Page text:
Teaching philosophy and strategies
In your cover letter you will also want to say something about how you teach courses. Here again, be honest. Focus on your strengths. Have you thought through how to use slides and audiovisuals in your courses? Have you developed power point presentations or experimented with using a Website as a teaching adjunct? Do you have particularly effective ways to promote discussion? If the school is a large state school, how would you manage a large lecture course with 80-100 students? In a sense, it matters less what you say here as long as you show yourself to be someone who thinks seriously about teaching methods and philosophies. For a teaching portfolio, you would include a separate statement on teaching philosophy and strategies that runs to one to three double-spaced pages. Statements that can draw on past experience and practical techniques work best, but it is also acceptable to discuss your stance on larger pedagogical issues or to talk about methods you would like to try. If you have taken a pedagogy seminar, then mention what you got out of that experience or how you applied what you learned. If you have not had a lot of teaching experience, you might want to read some of the vast literature out there on college -teaching in order to be able to write intelligently on the topic. Imaginative statements that show your enthusiasm and effectiveness as a teacher are crucial in securing an on-campus interview. Tone is very important; try to avoid sounding pompous by remembering that you are still learning and only at the beginning of your teaching career.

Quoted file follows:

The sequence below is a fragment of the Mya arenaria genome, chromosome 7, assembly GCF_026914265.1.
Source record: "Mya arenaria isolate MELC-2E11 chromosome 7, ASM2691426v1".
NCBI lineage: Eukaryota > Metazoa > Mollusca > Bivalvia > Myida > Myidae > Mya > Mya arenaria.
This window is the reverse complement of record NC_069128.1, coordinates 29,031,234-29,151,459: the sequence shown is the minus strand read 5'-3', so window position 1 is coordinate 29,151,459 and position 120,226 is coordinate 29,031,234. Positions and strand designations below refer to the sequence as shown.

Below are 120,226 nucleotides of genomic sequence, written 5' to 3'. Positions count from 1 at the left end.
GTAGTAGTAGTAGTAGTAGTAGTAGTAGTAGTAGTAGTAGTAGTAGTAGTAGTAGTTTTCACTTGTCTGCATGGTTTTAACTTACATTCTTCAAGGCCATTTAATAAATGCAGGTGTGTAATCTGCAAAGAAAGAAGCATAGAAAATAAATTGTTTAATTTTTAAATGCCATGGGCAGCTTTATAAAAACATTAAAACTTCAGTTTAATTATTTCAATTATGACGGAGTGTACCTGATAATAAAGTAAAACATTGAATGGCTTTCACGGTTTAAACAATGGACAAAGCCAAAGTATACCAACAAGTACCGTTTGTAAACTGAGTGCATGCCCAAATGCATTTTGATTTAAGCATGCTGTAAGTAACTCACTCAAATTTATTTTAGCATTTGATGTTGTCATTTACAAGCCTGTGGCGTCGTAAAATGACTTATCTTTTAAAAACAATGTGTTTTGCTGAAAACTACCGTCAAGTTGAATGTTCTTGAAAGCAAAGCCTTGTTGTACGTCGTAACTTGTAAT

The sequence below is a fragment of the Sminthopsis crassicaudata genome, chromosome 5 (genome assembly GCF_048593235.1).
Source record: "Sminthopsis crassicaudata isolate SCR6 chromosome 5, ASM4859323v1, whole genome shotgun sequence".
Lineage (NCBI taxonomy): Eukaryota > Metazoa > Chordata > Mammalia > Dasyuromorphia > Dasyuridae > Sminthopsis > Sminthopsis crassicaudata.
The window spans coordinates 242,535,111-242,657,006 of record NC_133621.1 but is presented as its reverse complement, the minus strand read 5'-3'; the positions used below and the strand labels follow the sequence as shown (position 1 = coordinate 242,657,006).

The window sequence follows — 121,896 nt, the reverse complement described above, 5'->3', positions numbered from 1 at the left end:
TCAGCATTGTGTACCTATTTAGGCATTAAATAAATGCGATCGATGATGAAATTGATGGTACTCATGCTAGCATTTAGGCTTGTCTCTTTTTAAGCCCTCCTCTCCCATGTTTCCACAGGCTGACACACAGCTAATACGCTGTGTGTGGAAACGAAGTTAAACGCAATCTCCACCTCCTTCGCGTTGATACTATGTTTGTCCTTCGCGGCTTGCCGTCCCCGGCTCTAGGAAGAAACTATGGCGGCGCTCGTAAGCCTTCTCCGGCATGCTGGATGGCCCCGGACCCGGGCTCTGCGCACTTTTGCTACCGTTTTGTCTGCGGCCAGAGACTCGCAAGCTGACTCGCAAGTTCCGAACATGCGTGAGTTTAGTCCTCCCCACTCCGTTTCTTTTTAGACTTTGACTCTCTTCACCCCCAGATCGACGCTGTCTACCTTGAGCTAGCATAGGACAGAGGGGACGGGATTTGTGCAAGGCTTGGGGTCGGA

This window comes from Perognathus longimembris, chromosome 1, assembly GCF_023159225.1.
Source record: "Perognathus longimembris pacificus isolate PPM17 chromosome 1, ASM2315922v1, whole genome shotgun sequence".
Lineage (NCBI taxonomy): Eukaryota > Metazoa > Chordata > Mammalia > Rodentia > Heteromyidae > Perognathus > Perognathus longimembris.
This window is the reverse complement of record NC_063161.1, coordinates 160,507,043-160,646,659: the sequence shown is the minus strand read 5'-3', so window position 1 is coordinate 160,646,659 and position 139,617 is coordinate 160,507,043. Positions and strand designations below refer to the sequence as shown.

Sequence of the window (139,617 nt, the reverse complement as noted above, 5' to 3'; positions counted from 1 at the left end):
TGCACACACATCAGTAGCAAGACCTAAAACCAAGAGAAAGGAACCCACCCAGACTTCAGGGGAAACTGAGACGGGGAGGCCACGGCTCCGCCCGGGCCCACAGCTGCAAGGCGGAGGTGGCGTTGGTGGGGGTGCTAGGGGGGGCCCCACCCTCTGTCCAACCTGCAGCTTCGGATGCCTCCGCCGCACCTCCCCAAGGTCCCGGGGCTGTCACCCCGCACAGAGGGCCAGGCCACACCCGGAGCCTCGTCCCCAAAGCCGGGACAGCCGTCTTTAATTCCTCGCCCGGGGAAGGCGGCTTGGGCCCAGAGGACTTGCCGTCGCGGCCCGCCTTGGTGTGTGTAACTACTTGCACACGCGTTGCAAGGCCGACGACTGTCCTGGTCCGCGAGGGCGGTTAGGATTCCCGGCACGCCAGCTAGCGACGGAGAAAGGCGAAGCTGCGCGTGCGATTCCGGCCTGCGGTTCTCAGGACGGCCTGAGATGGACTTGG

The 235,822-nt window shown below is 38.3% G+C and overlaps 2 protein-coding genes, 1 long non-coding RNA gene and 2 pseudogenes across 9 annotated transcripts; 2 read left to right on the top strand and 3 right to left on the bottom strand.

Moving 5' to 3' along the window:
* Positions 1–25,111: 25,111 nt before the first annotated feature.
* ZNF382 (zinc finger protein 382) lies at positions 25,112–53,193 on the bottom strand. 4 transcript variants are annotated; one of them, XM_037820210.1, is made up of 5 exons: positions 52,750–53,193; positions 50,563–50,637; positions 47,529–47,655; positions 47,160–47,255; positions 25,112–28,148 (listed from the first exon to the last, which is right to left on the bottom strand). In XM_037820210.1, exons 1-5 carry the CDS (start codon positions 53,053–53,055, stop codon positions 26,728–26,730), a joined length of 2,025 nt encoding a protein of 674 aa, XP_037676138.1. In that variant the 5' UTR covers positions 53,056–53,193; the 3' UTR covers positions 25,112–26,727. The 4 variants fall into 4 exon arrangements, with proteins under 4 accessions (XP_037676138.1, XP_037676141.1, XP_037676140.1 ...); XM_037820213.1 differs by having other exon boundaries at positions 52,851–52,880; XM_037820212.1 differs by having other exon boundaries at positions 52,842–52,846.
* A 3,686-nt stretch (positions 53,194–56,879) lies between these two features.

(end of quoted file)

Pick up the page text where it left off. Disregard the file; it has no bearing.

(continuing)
Here is a list of some topics (in no particular order) that a good statement of teaching philosophy might cover; adding some titled subsections is also helpful in longer statements.
- What are your teaching goals for students? The learning environment you foster?
- How do you facilitate learning?
- What are your teaching methods? Have they changed over time? Changed by course?
- Mention if you use new technologies (web, power point, computer games, etc..). Be specific about then be specific about how you integrate them into course assignments and why you think they work
- Do you integrate class trips (e.g., to the library or local museums) into your classes? Are their museums you would use in the college town of the institution to which you are applying?
- How you motivate students and develop rapport with them?
- How do you assess quality of students’ work?
- What have been your outcomes in terms of students’ achievements?\
- What have been your outcomes in terms of assessments of students, peers, or faculty?